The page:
Let’s leave handwriting and spelling out of it. Not fair to pick on the guy when that was his job to be the educated person in a village who was responsible for creating vital records, now is it?

But I’m so glad the pastor made sure write JOHANN GOTTFRIED and MARIA ANNA in letters two inches high and then write the surname in tiny tiny script buried somewhere in the record like it was a secret. And of course, the pastor made sure use a mix of Sütterlinschrift, Kurrentschrift, Roman letters, plus some Latin and Polish mixed in, just to keep things light.

And yes, some of that handwriting strongly resembles a chicken on acid who ran through an inkwell before it made a break for freedom running across the pages of the parish register.

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25 Mar 2014

Translating Meyers Konversationslexikon – Tuesday’s Tip

translating meyers orts sassy jane genealogyHave you used Meyers Konversationslexikon?

Meyers Orts- und Verkehrs-Lexikon des Deutschen Reichs (English title: Meyers Commercial Gazetteer of the German Empire) is an essential resource for German genealogy researchers. Meyers Orts is available in print at libraries and at Ancestry and FamilySearch.

But for English-speaking researchers, Meyers Orts can be tricky to use. This historical reference work is, of course, published in German and in Fraktur typeface. An additional complication for monolingual English-speaking researchers (like me) is the frequent use of abbreviations. When you don’t speak German, it’s hard to know what word is being abbreviated. And the type can be very small for aging eyes to see.

While there is no substitute for the seminal Meyers Orts gazetteer, another Meyers publication may also help. Meyers also published the Meyers Konversationslexikon. Full title: Großes Konversationslexikon: Ein Nachschlagewerk des allgemeinen Wissens. Sechste, gänzlich neubearbeitete und vermehrte Auflage. Leipzig und Wien 1905-1909. (English title: Meyers Large Encyclopedia. A reference book of general knowledge. Sixth, completely revised and enlarged edition. Leipzig and Vienna from 1905 to 1909).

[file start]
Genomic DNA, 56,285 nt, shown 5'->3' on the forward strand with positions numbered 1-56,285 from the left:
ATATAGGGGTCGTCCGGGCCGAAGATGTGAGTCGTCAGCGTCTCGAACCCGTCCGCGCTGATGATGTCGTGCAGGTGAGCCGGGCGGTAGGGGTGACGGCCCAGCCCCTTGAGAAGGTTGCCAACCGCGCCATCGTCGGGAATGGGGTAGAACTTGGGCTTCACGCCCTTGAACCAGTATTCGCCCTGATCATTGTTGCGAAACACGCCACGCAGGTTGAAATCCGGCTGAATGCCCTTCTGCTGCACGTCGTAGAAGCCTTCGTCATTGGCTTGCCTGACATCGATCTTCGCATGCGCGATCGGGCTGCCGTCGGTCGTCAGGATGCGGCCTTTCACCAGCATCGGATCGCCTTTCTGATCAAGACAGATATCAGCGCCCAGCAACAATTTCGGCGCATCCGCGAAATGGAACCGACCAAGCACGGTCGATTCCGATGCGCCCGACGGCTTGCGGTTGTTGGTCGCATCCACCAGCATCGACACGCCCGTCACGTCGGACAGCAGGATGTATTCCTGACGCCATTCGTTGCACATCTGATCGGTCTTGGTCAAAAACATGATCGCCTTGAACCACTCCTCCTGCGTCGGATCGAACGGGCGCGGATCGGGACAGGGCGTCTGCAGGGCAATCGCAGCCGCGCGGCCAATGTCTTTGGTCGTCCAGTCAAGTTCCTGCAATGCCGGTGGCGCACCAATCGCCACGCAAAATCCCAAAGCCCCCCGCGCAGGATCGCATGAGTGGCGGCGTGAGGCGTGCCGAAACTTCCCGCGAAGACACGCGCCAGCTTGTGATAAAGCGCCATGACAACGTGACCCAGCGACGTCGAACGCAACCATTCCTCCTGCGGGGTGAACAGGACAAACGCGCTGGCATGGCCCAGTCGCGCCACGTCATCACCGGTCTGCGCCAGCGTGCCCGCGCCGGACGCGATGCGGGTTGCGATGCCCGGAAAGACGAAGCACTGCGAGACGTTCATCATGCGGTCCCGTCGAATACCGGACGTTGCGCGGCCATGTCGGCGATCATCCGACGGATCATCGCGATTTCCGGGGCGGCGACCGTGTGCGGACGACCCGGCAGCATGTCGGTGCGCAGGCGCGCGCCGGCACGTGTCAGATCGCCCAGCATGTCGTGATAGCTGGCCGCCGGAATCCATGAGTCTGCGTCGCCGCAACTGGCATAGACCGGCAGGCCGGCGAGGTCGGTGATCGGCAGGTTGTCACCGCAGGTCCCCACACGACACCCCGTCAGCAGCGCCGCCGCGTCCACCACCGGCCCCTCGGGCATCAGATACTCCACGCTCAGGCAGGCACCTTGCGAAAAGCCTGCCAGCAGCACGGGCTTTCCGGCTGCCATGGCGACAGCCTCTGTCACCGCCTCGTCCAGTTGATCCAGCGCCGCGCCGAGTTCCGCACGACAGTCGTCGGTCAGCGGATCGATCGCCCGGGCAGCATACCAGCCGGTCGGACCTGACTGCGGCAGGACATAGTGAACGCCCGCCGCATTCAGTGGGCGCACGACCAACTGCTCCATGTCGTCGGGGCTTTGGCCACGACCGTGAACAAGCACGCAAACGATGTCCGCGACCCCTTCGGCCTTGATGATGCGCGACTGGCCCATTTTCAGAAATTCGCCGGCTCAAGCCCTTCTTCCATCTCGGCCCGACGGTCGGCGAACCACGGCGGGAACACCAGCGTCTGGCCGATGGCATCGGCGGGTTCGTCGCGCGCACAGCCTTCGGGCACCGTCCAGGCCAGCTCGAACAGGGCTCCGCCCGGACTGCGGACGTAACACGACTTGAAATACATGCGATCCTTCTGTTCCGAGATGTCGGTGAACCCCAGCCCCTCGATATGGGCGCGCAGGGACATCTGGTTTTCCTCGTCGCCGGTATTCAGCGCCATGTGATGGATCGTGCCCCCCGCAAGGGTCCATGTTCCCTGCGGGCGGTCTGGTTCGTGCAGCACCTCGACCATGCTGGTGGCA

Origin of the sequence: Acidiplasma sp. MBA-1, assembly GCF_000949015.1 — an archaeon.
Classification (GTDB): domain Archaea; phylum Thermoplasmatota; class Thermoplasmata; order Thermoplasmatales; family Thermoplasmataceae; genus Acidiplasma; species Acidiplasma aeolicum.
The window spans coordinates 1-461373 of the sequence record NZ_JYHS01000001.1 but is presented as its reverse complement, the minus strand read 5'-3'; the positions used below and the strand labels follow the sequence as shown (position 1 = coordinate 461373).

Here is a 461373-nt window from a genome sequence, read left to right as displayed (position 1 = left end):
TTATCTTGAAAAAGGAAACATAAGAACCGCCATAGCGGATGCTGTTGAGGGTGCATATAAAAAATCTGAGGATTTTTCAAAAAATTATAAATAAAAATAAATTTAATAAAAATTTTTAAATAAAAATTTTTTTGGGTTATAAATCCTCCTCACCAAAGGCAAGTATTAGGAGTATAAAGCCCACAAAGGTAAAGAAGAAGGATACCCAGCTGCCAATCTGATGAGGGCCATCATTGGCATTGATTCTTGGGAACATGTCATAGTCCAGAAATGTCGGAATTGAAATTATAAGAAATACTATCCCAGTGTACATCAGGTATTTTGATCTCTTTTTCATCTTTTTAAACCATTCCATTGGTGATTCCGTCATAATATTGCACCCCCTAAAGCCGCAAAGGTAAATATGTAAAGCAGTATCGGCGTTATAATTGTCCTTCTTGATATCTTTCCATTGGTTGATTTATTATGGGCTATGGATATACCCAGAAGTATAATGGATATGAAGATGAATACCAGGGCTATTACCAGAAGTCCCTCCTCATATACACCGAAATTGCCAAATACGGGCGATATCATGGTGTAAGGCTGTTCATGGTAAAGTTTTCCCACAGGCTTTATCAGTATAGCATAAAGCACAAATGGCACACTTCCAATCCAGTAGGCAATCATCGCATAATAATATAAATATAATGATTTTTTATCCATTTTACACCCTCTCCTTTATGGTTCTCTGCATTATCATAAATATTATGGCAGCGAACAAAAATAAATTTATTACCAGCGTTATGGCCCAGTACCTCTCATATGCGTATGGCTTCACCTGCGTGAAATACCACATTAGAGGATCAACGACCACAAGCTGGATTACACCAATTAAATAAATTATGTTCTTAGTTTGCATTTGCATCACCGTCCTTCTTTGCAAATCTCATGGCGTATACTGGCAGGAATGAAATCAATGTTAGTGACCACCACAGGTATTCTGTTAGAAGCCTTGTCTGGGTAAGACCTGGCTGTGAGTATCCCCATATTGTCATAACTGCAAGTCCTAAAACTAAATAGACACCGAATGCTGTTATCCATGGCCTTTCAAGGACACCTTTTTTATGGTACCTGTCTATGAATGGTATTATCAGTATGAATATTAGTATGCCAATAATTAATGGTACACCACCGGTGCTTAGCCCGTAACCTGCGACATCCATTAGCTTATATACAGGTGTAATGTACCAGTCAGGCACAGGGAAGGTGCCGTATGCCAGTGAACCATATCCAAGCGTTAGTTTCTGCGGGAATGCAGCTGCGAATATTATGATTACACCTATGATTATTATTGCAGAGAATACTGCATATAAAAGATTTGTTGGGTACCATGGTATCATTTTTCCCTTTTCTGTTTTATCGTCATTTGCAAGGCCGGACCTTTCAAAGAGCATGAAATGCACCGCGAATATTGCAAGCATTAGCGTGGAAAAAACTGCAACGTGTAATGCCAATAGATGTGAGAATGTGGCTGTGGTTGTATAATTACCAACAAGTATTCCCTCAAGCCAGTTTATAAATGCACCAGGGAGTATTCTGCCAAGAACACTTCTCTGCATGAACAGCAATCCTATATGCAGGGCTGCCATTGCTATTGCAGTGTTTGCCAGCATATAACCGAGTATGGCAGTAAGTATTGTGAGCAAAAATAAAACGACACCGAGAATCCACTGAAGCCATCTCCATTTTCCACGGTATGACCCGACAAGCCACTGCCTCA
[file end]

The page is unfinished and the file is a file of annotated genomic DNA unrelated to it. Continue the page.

Some of the same information found in Meyers Orts is also in Meyers Konversationslexikon. This “Large Encyclopedia,” includes concise information on a city, town, or village. Included is geographic location, population, province, civil registry offices, churches and synagogues, all valuable information when searching for ancestors. Also included in each entry is information on civic organizations, institutions, schools, agriculture, factories, businesses, governmental organizations and hierarchy, transportation, and more.

Using Meyers Konversationslexikon is relatively easy thanks to the digital version at Wörterbuchnetz, from the Trier Center for Digital Humanities at the University of Trier. Their digital edition of Meyers Konversationslexikon uses the Roman alphabet, has adjustable type size, an excellent search interface, and best of all, when you turn on the translating function of your browser, the gist of each entry is easily readable in English.